I'm having a bit of a rant in my room at how much of a carcrash the SFE system is (while also laughing at myself A LOT - the ranting just makes me feel better when combined with the laughing!). The poor helpline employees seem to range from 'just about almost well-informed enough' to 'hopelessly ill-informed'. The online system's barely better!
I'll be 25 when I start my course, and according to the 2009/10 regs (pdf of advice booklet - see p22) that means I'll automatically be assessed as independent. [Have these changed? Please tell me no!]
I could claim independence under another of the conditions listed, but I'd really rather not have to faff around with that - sigh, but there's no indication anywhere of whether I'm currently "independent" or not.
I suspect I might be though because I haven't been asked to send in any evidence. Fingers crossed (not because I'm trying to commit fraud! The regulations are perfectly fair enough.)
General tribulations, stomping of feet, success stories etc welcome here. Would like to feel less alone!
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Students over 24, come and keep me company watch
- Thread Starter
- 24-03-2011 16:05
- 25-03-2011 15:55
Hi, I'm in the same situation, 24 now and will be 25 by the time the course starts. As far as I am aware the SFE system automatically triggers it as an independent application by assessing the DOB entered.
I was only asked to send in a birth certificate and provide my NI number; no details of parents income or questions about my independent status were asked, even though I am currently living in the 'parental home'.
What / Where are you studying at Uni?
I'm planning to do Computing at Leicester.Last edited by BigV; 26-03-2011 at 10:16.
- 25-03-2011 21:32
Hello. I was just about to post a similar thread, but seeing as I have a similar query OP I hope you don't mind if I post this here. I am 23 years old studying A Levels in September, so I won't be starting a university degree until 2013, I know I am looking well ahead here but with things like student finance more information is only better. I will be 25 in March of that year and will still be living at home, so I will classed as an independent student, correct? Also, does that mean that you are then entitled to the maximum maintenance grants, bursaries and loans that are available through the student finance system? I hate to sound as though I would be milking it, but although I will be living at home my parents are low earners and would not help me with the cost of my studies in any way.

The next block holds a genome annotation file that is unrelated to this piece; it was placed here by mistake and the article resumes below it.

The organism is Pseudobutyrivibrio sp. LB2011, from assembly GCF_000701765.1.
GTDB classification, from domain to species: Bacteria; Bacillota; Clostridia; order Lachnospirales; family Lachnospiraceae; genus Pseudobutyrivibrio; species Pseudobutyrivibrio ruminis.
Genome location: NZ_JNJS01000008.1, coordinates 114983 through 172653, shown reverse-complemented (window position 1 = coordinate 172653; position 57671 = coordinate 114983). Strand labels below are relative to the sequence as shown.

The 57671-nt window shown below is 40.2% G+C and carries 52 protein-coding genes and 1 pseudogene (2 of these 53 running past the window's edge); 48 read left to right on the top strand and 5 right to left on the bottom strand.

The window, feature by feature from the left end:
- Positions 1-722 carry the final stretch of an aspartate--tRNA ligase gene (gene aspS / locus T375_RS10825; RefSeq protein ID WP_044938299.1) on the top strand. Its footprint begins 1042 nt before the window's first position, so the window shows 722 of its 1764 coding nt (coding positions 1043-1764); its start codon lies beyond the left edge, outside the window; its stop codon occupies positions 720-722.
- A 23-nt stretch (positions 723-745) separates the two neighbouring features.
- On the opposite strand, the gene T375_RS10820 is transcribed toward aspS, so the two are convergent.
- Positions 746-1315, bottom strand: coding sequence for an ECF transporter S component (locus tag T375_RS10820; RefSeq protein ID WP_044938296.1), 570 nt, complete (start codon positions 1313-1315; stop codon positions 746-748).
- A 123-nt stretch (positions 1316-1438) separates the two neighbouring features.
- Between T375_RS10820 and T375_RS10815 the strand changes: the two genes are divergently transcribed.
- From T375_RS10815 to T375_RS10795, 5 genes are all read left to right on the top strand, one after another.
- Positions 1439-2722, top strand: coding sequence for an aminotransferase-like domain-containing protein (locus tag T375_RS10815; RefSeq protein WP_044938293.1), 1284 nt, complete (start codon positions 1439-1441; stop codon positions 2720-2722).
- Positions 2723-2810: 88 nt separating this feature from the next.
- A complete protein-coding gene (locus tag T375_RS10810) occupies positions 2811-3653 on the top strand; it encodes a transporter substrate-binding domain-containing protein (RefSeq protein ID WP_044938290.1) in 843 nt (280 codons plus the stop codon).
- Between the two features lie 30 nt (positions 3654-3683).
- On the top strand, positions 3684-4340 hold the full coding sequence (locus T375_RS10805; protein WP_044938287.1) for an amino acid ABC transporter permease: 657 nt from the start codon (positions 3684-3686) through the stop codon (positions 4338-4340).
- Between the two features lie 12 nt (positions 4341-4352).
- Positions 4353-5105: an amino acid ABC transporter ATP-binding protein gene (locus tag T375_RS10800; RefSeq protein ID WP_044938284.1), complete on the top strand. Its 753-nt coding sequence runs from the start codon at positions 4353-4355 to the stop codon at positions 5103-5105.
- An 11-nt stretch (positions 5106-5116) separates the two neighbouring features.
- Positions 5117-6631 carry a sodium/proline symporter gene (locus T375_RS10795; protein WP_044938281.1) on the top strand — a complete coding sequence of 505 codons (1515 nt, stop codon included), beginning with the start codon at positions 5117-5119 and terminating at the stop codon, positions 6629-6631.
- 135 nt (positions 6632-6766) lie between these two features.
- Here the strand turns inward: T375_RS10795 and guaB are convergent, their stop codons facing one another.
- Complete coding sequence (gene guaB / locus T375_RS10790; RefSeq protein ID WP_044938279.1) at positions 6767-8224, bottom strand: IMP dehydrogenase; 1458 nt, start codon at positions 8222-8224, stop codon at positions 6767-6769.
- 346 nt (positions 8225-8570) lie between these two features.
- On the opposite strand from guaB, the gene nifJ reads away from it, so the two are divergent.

- 25-03-2011 21:57
I got shocking A-levels first time out (early 90s). So instead of going to university, I joined the Army. Had a whale of a time for a few years and trained as a technician, but eventually got invalided out with two broken legs.
I was in my 20s by then, and out of the blue, I was told that my grandad had set up an educational trust fund and if I wanted to go to University, I'd be fully funded. I had intended to work for some random defence company doing the same as I did in the Army - BAe or Matra or something - but clearly my dad and grandad wanted me to go, so I filled in the UCCA form. On the strength of my Army qualifications, I got a place at Brunel to read Economics. Not earth-shattering, but better than I would have got with my A-levels. At the time, I was engaged to be married, and lived independently in North London, some way from campus.
Started out - it was ok. Got good first year grades. However, the trust fund turned out to be a complete fabrication, and I got no support at all. I wasn't living at campus, and my fiancee was a student at a different university. I had a whole day off every week, and worked as a technician that day and at weekends, but couldn't really make end meet. By halfway through the second year, I was tens of thousands in debt, and no end in sight.
So I left, got a job, paid off everything, got married, started my own company, had children etc etc. Fast forward 10 years...
My job's quite physically demanding, and I suspect that I can't keep it up long-term. Also, I need to earn more than I currently do. I have family to support and school fees to pay. So, I embarked on setting myself up for a career change. Always fancied practicing law, so I signed up to read laws, although I'm still working full time. First year exams in six weeks, so we'll know if it was a good idea or not.
Had mixed response from potential employers - always been very upfront about my history. I think most HR departments look at my CV and just go "WTF?" and bin it, but been invited to visit a couple of the more enlightened ones.